Bananas skin our wallets at 59 cents per pound. A single red pepper pops bank account, often weighing in at more than $1.50. Give us a break.

Sure, it’s rather costly to have fresh fruits and veggies hauled to the middle of the desert from those faraway, lush places in which they thrive. But that’s not the real reason behind Tucson’s high food prices.

The culprit is the stolen shopping cart.

These four-wheeled creatures show up in some of the strangest places. Shopping cart spottings of late have included the wash, the river walk, random street corners, several bus stops and behind a post office on Speedway Boulevard where two carts were converging on a mailbox. They appeared to be accosting the poor defenseless mail container who could not even be saved by the threat of federal prosecution.

Carts accosting a mailbox/Ryn Gargulinski

Carts accosting a mailbox/Ryn Gargulinski

Supermarkets across the city have not issued any reports that pinpoint exactly how much money is lost due to stolen shopping carts, but we can surmise stores make up the loss by over-pricing peppers.

Cart at a bus stop/Ryn Gargulinski

Cart at a bus stop/Ryn Gargulinski

Stolen shopping carts are so common and costly that some stores employ brake shoe locks that stop the cart from rambling beyond the store’s parking lot. Others imprint the kiddie seats with a warning that it’s not nice to steal.

Best Buy cart on river walk, miles from any Best Buy/Ryn Gargulinski

Best Buy cart on river walk, miles from any Best Buy/Ryn Gargulinski

Still others may caution a security camera is watching the potential thief from a tower somewhere where a guard is equipped with the same weaponry found at Pelican Bay State Prison.

Pelican Bay guard tower/Ryn Gargulinski

Pelican Bay guard tower/Ryn Gargulinski

To make matters even costlier, Arizona Revised Statute 44-1799.33 explains how the shopping cart’s original owners may have to reimburse the city if the cart has become impounded after laying around in the wash, river walk, random street corner, bus stop or converging on a mailbox on Speedway.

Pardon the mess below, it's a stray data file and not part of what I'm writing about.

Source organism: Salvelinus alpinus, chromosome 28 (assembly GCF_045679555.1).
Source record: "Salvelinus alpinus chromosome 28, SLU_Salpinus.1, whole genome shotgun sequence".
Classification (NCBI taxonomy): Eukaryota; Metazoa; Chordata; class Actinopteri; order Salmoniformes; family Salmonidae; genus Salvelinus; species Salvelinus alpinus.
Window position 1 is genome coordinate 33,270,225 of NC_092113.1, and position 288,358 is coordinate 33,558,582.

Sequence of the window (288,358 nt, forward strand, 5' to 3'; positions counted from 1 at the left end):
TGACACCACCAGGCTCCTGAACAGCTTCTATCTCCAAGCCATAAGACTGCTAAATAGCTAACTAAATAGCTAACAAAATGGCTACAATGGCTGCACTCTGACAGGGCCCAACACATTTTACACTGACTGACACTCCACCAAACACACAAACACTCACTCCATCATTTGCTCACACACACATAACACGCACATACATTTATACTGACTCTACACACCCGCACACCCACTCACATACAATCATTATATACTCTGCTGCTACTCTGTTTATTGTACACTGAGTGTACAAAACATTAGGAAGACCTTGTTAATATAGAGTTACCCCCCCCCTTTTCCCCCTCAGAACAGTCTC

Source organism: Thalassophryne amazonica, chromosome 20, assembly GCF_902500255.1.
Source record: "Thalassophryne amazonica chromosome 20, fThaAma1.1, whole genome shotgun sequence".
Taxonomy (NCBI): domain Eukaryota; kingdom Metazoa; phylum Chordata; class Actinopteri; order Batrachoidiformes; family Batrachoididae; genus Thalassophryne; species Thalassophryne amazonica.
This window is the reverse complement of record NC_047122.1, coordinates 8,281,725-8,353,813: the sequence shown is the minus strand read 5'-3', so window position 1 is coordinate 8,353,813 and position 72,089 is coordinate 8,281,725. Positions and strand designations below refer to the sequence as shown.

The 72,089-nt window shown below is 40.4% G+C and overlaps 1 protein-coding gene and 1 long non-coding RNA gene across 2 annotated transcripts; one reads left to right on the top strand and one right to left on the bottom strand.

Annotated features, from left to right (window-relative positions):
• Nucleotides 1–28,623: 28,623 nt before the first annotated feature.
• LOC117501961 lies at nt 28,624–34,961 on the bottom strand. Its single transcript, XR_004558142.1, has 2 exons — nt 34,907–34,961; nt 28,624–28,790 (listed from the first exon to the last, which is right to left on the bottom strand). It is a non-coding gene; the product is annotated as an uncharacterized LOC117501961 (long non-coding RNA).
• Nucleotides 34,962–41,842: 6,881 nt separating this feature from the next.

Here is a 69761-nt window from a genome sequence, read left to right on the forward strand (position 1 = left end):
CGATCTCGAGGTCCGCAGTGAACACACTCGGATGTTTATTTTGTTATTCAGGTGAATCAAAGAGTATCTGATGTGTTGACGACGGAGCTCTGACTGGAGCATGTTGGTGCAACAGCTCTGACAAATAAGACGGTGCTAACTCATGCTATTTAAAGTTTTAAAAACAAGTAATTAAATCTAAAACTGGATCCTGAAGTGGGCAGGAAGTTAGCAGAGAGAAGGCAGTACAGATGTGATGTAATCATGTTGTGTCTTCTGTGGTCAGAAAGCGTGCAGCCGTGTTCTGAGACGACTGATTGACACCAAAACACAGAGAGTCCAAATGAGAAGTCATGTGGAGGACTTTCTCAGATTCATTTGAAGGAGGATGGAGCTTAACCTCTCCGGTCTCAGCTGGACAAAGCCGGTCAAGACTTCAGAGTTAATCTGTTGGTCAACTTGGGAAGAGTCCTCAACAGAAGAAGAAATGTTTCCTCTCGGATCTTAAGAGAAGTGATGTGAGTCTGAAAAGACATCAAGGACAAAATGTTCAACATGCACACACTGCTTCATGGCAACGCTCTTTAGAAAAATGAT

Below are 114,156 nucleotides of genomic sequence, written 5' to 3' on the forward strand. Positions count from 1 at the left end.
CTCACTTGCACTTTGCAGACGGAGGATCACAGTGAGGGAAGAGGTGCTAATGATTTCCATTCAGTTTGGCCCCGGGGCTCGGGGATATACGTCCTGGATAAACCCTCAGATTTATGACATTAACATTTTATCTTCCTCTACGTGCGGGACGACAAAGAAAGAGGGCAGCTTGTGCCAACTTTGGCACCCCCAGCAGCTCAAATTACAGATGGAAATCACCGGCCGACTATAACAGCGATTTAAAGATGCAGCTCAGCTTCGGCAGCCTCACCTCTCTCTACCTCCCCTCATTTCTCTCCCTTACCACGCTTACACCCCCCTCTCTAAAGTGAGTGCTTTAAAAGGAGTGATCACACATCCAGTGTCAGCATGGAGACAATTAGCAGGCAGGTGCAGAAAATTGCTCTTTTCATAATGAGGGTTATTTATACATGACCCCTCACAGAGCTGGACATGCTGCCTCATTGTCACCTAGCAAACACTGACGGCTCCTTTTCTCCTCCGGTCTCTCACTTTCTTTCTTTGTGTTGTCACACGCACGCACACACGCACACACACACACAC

How unfair. Fines should be issued instead to those caught stealing the carts or using them as playthings in the sand.

Tucson, fight back. Bring those wayward shopping carts back home. Shopping carts found out and about can be returned to their store of origin by simply attaching them with bungee cords to your car roof.

Roll the cart directly to the store manager and tell him where you found it and how you went to great lengths to bring it back. Then ask for a discount on bananas and peppers.

You never know. It may just work. And it will also save that poor Speedway mailbox from further harassment.

Anyone not sure what is meant by “shopping cart,” can check out the definition at ARS 44-0179.31

Where’s the strangest place you’ve seen a wayward shopping cart?

Have you ever stolen a shopping cart? If yes, shame on you.

Have you ever returned one to its rightful owner? If yes, you deserve a free banana.

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